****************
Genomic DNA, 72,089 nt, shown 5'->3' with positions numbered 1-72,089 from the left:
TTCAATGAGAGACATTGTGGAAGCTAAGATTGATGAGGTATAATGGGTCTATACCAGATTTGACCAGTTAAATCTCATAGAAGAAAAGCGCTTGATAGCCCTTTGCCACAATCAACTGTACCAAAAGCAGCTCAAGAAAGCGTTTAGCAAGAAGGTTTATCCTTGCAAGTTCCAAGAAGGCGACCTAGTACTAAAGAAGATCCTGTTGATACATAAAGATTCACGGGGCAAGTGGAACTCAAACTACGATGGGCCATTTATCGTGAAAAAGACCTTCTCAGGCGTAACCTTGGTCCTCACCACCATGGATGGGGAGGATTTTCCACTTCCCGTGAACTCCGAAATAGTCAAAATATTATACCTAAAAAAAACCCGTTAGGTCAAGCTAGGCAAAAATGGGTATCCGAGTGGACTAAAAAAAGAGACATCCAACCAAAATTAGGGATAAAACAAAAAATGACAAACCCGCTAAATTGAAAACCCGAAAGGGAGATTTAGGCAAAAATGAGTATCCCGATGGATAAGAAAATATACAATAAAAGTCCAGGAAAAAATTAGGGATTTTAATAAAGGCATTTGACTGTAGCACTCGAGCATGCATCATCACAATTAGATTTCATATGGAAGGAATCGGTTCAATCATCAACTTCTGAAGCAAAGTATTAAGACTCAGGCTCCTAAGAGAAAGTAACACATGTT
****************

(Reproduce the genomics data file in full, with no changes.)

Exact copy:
Genomic DNA, 72,089 nt, shown 5'->3' with positions numbered 1-72,089 from the left:
TTCAATGAGAGACATTGTGGAAGCTAAGATTGATGAGGTATAATGGGTCTATACCAGATTTGACCAGTTAAATCTCATAGAAGAAAAGCGCTTGATAGCCCTTTGCCACAATCAACTGTACCAAAAGCAGCTCAAGAAAGCGTTTAGCAAGAAGGTTTATCCTTGCAAGTTCCAAGAAGGCGACCTAGTACTAAAGAAGATCCTGTTGATACATAAAGATTCACGGGGCAAGTGGAACTCAAACTACGATGGGCCATTTATCGTGAAAAAGACCTTCTCAGGCGTAACCTTGGTCCTCACCACCATGGATGGGGAGGATTTTCCACTTCCCGTGAACTCCGAAATAGTCAAAATATTATACCTAAAAAAAACCCGTTAGGTCAAGCTAGGCAAAAATGGGTATCCGAGTGGACTAAAAAAAGAGACATCCAACCAAAATTAGGGATAAAACAAAAAATGACAAACCCGCTAAATTGAAAACCCGAAAGGGAGATTTAGGCAAAAATGAGTATCCCGATGGATAAGAAAATATACAATAAAAGTCCAGGAAAAAATTAGGGATTTTAATAAAGGCATTTGACTGTAGCACTCGAGCATGCATCATCACAATTAGATTTCATATGGAAGGAATCGGTTCAATCATCAACTTCTGAAGCAAAGTATTAAGACTCAGGCTCCTAAGAGAAAGTAACACATGTT